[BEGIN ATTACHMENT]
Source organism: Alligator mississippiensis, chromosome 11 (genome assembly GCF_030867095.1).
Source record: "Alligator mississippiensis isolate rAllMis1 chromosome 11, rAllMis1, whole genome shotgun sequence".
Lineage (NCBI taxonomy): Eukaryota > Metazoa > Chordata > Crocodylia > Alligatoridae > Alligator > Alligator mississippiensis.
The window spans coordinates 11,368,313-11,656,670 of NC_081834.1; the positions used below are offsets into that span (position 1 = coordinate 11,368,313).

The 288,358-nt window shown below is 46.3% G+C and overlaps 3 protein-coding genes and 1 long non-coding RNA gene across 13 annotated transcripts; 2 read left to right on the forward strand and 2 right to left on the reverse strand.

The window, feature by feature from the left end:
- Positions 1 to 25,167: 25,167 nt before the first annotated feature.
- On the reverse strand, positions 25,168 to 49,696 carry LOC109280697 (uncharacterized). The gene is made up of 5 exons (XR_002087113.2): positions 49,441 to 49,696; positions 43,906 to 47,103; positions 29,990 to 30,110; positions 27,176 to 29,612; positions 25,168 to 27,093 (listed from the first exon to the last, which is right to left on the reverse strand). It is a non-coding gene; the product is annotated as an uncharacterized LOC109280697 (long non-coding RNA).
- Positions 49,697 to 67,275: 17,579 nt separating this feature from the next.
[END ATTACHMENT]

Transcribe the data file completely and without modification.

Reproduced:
Source organism: Alligator mississippiensis, chromosome 11 (genome assembly GCF_030867095.1).
Source record: "Alligator mississippiensis isolate rAllMis1 chromosome 11, rAllMis1, whole genome shotgun sequence".
Lineage (NCBI taxonomy): Eukaryota > Metazoa > Chordata > Crocodylia > Alligatoridae > Alligator > Alligator mississippiensis.
The window spans coordinates 11,368,313-11,656,670 of NC_081834.1; the positions used below are offsets into that span (position 1 = coordinate 11,368,313).

The 288,358-nt window shown below is 46.3% G+C and overlaps 3 protein-coding genes and 1 long non-coding RNA gene across 13 annotated transcripts; 2 read left to right on the forward strand and 2 right to left on the reverse strand.

The window, feature by feature from the left end:
- Positions 1 to 25,167: 25,167 nt before the first annotated feature.
- On the reverse strand, positions 25,168 to 49,696 carry LOC109280697 (uncharacterized). The gene is made up of 5 exons (XR_002087113.2): positions 49,441 to 49,696; positions 43,906 to 47,103; positions 29,990 to 30,110; positions 27,176 to 29,612; positions 25,168 to 27,093 (listed from the first exon to the last, which is right to left on the reverse strand). It is a non-coding gene; the product is annotated as an uncharacterized LOC109280697 (long non-coding RNA).
- Positions 49,697 to 67,275: 17,579 nt separating this feature from the next.